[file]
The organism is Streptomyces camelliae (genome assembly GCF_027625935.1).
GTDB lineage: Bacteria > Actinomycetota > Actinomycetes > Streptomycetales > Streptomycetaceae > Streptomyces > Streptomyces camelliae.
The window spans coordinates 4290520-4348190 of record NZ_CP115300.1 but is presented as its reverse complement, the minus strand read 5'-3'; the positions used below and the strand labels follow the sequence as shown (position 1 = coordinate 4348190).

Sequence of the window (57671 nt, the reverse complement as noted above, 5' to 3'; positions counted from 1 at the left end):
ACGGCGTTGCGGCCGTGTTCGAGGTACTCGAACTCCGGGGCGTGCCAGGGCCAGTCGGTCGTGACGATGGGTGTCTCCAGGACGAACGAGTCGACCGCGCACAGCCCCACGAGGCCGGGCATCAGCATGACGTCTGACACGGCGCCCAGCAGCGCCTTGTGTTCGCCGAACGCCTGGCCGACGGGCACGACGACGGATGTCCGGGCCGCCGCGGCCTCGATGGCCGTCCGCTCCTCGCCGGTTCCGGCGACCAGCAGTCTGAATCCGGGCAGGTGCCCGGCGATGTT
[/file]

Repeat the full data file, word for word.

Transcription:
The organism is Streptomyces camelliae (genome assembly GCF_027625935.1).
GTDB lineage: Bacteria > Actinomycetota > Actinomycetes > Streptomycetales > Streptomycetaceae > Streptomyces > Streptomyces camelliae.
The window spans coordinates 4290520-4348190 of record NZ_CP115300.1 but is presented as its reverse complement, the minus strand read 5'-3'; the positions used below and the strand labels follow the sequence as shown (position 1 = coordinate 4348190).

Sequence of the window (57671 nt, the reverse complement as noted above, 5' to 3'; positions counted from 1 at the left end):
ACGGCGTTGCGGCCGTGTTCGAGGTACTCGAACTCCGGGGCGTGCCAGGGCCAGTCGGTCGTGACGATGGGTGTCTCCAGGACGAACGAGTCGACCGCGCACAGCCCCACGAGGCCGGGCATCAGCATGACGTCTGACACGGCGCCCAGCAGCGCCTTGTGTTCGCCGAACGCCTGGCCGACGGGCACGACGACGGATGTCCGGGCCGCCGCGGCCTCGATGGCCGTCCGCTCCTCGCCGGTTCCGGCGACCAGCAGTCTGAATCCGGGCAGGTGCCCGGCGATGTT